CIRC lifts ban on Anbang’s sales of high-yield products

Resumption of sales could be the regulators throwing the insurer a lifeline, analysts say

CIRC lifts ban on Anbang’s sales of high-yield products

Insurance News

By Gabriel Olano

Controversial Chinese insurer Anbang Insurance Group has been allowed to resume selling high-yield insurance products, which were used to fuel its infamous global acquisition spree.

The China Insurance Regulatory Commission (CIRC) banned Anbang from selling new products in May, accusing the group of damaging the country’s insurance market with its aggressive pricing and unconventional product structures.

In June, Anbang’s chairman, Wu Xiaohui, was reported missing, presumably detained by the government as part of a widespread crackdown on corruption in the financial sector, led by Chinese President Xi Jinping.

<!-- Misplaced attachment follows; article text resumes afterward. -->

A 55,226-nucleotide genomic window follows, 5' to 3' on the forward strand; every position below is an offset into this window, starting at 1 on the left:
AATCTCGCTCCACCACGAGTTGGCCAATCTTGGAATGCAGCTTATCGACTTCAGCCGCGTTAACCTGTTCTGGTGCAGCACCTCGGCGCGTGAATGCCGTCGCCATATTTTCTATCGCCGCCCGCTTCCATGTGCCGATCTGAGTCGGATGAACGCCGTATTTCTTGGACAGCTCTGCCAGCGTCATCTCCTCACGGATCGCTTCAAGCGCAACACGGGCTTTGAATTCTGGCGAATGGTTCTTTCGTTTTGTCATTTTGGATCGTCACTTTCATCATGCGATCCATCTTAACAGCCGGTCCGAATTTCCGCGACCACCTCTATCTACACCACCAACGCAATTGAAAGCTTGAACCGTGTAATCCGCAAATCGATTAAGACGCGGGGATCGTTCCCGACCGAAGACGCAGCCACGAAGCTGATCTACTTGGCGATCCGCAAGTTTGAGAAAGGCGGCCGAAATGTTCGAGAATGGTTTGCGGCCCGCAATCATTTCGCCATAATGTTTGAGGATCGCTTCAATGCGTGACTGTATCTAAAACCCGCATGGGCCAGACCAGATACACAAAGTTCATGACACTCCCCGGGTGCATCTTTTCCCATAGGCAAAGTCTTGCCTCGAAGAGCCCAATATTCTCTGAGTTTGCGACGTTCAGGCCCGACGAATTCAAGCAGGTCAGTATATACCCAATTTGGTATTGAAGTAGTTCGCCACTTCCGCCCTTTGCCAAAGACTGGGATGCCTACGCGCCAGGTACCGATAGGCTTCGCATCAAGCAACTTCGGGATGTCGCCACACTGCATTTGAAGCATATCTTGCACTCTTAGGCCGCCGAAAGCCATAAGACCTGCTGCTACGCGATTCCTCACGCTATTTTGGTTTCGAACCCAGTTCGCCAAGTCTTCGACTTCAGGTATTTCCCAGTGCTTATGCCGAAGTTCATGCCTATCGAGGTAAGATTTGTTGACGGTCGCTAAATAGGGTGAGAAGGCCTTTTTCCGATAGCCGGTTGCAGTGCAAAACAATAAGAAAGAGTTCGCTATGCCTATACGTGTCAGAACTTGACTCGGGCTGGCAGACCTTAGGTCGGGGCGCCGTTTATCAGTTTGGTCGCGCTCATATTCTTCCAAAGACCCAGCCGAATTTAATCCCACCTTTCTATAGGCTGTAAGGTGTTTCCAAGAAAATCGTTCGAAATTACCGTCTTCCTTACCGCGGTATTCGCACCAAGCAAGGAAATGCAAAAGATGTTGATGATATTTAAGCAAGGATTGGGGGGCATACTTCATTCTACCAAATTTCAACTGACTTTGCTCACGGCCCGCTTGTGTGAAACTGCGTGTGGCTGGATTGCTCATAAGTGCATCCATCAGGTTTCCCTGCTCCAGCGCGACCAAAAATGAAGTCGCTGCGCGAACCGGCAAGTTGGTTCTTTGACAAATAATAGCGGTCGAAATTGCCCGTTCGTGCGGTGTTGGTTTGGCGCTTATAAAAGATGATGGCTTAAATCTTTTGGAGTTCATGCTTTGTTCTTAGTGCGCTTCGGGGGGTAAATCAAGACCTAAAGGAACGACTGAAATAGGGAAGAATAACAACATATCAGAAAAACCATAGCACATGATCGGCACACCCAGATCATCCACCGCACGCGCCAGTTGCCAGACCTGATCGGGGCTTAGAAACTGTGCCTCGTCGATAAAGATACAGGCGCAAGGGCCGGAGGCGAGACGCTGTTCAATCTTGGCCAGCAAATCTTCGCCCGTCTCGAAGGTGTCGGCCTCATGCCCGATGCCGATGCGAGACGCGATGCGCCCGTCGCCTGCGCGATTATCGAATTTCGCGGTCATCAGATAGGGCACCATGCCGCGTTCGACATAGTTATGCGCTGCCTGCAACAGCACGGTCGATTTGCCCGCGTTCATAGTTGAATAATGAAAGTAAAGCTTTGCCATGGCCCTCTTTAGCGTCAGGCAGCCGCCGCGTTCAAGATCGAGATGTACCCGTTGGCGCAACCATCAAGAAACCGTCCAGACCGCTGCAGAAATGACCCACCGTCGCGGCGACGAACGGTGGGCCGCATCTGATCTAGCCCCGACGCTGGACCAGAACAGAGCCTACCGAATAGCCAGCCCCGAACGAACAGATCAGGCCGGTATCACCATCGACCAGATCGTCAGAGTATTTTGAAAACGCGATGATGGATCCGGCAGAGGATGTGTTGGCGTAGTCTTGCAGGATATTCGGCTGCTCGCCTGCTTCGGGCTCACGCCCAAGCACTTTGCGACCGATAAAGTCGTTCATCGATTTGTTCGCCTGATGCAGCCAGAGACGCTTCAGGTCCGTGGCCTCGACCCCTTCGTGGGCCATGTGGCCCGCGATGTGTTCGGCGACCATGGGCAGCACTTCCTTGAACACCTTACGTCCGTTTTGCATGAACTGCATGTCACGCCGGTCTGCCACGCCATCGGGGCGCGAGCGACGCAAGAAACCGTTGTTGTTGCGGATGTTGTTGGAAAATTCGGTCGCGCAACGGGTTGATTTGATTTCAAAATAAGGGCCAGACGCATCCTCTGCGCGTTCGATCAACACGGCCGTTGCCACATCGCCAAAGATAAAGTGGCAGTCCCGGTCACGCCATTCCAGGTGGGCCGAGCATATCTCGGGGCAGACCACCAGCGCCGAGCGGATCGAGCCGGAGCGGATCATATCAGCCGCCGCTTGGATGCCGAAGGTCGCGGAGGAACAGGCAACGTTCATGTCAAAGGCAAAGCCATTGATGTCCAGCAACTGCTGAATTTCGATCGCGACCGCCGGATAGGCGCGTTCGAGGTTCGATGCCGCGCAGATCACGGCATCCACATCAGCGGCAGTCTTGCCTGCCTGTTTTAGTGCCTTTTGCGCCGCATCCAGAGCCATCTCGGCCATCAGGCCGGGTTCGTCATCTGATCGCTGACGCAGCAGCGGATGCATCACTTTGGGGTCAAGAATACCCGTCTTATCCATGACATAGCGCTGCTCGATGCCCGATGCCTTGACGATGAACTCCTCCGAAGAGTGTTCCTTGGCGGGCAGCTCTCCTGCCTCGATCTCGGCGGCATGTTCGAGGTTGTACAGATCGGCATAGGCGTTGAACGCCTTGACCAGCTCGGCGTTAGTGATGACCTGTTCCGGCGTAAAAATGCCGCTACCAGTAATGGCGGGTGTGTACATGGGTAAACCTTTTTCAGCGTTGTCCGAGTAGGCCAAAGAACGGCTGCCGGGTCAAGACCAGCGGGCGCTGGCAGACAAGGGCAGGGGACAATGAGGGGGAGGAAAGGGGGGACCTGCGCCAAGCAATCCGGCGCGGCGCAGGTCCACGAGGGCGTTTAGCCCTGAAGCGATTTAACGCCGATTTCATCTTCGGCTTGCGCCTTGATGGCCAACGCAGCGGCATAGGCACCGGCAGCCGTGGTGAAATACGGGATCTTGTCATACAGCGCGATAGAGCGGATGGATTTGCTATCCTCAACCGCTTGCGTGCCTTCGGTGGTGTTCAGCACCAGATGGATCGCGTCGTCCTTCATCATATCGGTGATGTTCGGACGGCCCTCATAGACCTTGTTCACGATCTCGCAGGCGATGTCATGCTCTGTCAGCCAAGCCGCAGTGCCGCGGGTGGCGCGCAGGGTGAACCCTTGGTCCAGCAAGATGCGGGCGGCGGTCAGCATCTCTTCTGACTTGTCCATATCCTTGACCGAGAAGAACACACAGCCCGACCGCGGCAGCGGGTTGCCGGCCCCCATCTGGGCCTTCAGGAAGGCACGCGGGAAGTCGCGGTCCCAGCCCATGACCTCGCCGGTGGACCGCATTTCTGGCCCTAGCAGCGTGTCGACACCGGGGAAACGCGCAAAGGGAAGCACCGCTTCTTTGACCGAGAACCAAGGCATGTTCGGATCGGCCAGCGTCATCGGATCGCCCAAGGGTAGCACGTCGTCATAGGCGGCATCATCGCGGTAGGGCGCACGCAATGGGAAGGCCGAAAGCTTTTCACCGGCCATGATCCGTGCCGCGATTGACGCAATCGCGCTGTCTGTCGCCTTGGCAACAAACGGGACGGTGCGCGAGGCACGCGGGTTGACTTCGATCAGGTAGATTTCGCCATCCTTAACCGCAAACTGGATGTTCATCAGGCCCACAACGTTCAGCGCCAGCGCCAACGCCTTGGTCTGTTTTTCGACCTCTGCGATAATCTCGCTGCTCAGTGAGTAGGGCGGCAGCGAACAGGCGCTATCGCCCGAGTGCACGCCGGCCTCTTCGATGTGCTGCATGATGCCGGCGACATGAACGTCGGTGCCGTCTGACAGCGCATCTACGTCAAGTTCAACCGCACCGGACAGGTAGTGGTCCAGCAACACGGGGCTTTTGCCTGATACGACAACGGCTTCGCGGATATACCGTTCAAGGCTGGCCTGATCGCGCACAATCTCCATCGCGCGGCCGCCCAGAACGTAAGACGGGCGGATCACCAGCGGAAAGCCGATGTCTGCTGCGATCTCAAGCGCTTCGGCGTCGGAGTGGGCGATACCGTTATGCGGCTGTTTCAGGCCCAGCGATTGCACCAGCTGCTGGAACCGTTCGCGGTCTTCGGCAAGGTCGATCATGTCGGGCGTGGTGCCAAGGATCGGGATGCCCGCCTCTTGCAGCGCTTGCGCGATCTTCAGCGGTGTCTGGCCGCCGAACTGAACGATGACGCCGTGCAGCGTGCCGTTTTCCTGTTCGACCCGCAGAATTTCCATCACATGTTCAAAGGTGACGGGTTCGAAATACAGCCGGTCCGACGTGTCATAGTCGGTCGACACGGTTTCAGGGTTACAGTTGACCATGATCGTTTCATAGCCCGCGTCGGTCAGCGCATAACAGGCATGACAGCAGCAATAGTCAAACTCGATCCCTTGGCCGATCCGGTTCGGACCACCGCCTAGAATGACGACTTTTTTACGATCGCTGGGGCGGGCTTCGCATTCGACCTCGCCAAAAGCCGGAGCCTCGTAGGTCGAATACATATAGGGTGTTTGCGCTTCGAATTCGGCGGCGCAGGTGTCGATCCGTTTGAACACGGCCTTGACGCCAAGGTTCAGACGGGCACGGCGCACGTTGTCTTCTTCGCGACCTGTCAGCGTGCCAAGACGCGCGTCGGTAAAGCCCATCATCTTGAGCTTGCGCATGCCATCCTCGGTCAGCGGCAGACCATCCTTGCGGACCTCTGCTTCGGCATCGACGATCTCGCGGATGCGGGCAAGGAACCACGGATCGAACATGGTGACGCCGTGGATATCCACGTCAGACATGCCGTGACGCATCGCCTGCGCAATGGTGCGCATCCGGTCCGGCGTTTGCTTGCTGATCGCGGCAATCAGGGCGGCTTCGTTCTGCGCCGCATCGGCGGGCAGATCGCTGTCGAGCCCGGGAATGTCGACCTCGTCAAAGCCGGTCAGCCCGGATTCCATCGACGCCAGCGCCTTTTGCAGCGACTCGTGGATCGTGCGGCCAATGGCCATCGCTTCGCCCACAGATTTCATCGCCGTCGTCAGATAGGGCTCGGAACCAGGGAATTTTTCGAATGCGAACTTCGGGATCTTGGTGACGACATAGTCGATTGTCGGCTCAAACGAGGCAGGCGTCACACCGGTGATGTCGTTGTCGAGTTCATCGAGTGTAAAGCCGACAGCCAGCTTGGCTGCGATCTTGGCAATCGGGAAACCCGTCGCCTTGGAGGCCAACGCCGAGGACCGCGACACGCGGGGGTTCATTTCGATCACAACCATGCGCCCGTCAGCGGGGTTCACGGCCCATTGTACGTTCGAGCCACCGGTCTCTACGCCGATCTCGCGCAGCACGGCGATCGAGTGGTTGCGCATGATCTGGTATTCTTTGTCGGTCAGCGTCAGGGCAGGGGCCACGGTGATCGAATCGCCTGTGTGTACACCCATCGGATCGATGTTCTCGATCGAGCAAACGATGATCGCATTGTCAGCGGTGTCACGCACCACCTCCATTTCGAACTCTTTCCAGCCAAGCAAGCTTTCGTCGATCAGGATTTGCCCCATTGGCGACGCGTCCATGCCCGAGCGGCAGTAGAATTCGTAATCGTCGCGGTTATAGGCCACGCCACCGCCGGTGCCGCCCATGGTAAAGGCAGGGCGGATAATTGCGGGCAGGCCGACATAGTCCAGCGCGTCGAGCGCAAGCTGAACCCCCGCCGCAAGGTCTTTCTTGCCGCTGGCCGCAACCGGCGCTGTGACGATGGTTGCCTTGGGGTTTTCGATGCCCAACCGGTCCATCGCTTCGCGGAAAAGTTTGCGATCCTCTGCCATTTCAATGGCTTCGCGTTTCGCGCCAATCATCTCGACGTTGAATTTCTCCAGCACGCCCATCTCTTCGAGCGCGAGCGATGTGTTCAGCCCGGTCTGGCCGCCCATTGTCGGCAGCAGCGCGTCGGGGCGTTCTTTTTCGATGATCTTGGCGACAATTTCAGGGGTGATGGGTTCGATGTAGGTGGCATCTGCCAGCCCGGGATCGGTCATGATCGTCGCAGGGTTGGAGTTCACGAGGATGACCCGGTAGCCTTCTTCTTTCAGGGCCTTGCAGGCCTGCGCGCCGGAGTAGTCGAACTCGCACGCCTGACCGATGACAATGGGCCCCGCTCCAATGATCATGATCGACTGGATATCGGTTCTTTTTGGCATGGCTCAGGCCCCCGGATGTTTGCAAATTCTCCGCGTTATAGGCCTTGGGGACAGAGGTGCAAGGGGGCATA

According to a report by the Financial Times, the lifting of the sales ban could be a sign that the CIRC is throwing a lifeline to the insurer, which received a credit ratings downgrade from local ratings agency Dagong Global in August due to the ban.

Analysts had said earlier that regulators would not allow Anbang to collapse despite the sanctions, as it could spark a domino effect in the financial industry.

In recent years, Anbang made global headlines for its big-name foreign acquisitions such as New York’s Waldorf Astoria hotel. These purchases were funded by the sales of “universal insurance” which are akin to wealth management products. The CIRC cracked down on these products, citing the sale of short-term products to finance long-term, illiquid assets such as real estate could expose the insurance sector to systemic risks.

“Anbang’s solvency and liquidity position is strong,” a company representative told FT, adding that all its products comply with all concerned laws and regulations.

Related stories:
Chinese crackdown sends insurance premiums into nosedive
CIRC denies pressuring Anbang – insurer may not have to sell Waldorf Hotel after all
Anbang Life gets three month ban from issuing new products

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